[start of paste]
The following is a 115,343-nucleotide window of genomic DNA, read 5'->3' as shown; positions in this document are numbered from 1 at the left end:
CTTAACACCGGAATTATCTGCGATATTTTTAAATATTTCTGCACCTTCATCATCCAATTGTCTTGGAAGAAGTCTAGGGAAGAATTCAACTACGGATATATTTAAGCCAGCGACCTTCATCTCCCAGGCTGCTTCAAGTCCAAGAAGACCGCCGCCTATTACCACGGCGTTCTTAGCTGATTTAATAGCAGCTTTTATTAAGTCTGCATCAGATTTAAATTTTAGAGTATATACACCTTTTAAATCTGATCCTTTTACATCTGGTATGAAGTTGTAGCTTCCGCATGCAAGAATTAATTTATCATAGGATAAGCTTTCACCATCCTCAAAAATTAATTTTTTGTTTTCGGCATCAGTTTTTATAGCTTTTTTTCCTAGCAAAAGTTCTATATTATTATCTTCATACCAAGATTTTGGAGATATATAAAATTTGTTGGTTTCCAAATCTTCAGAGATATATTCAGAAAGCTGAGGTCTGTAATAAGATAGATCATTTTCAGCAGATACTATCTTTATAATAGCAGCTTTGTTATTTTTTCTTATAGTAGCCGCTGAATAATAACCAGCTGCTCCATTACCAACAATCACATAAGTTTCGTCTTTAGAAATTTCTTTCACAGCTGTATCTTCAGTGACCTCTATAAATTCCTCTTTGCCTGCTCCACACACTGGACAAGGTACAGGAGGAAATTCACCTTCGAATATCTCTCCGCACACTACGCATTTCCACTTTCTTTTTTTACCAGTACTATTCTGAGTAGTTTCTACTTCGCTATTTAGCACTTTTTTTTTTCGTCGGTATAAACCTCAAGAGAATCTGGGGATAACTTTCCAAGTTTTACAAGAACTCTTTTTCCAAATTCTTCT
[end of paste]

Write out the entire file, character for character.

The following is a 115,343-nucleotide window of genomic DNA, read 5'->3' as shown; positions in this document are numbered from 1 at the left end:
CTTAACACCGGAATTATCTGCGATATTTTTAAATATTTCTGCACCTTCATCATCCAATTGTCTTGGAAGAAGTCTAGGGAAGAATTCAACTACGGATATATTTAAGCCAGCGACCTTCATCTCCCAGGCTGCTTCAAGTCCAAGAAGACCGCCGCCTATTACCACGGCGTTCTTAGCTGATTTAATAGCAGCTTTTATTAAGTCTGCATCAGATTTAAATTTTAGAGTATATACACCTTTTAAATCTGATCCTTTTACATCTGGTATGAAGTTGTAGCTTCCGCATGCAAGAATTAATTTATCATAGGATAAGCTTTCACCATCCTCAAAAATTAATTTTTTGTTTTCGGCATCAGTTTTTATAGCTTTTTTTCCTAGCAAAAGTTCTATATTATTATCTTCATACCAAGATTTTGGAGATATATAAAATTTGTTGGTTTCCAAATCTTCAGAGATATATTCAGAAAGCTGAGGTCTGTAATAAGATAGATCATTTTCAGCAGATACTATCTTTATAATAGCAGCTTTGTTATTTTTTCTTATAGTAGCCGCTGAATAATAACCAGCTGCTCCATTACCAACAATCACATAAGTTTCGTCTTTAGAAATTTCTTTCACAGCTGTATCTTCAGTGACCTCTATAAATTCCTCTTTGCCTGCTCCACACACTGGACAAGGTACAGGAGGAAATTCACCTTCGAATATCTCTCCGCACACTACGCATTTCCACTTTCTTTTTTTACCAGTACTATTCTGAGTAGTTTCTACTTCGCTATTTAGCACTTTTTTTTTTCGTCGGTATAAACCTCAAGAGAATCTGGGGATAACTTTCCAAGTTTTACAAGAACTCTTTTTCCAAATTCTTCT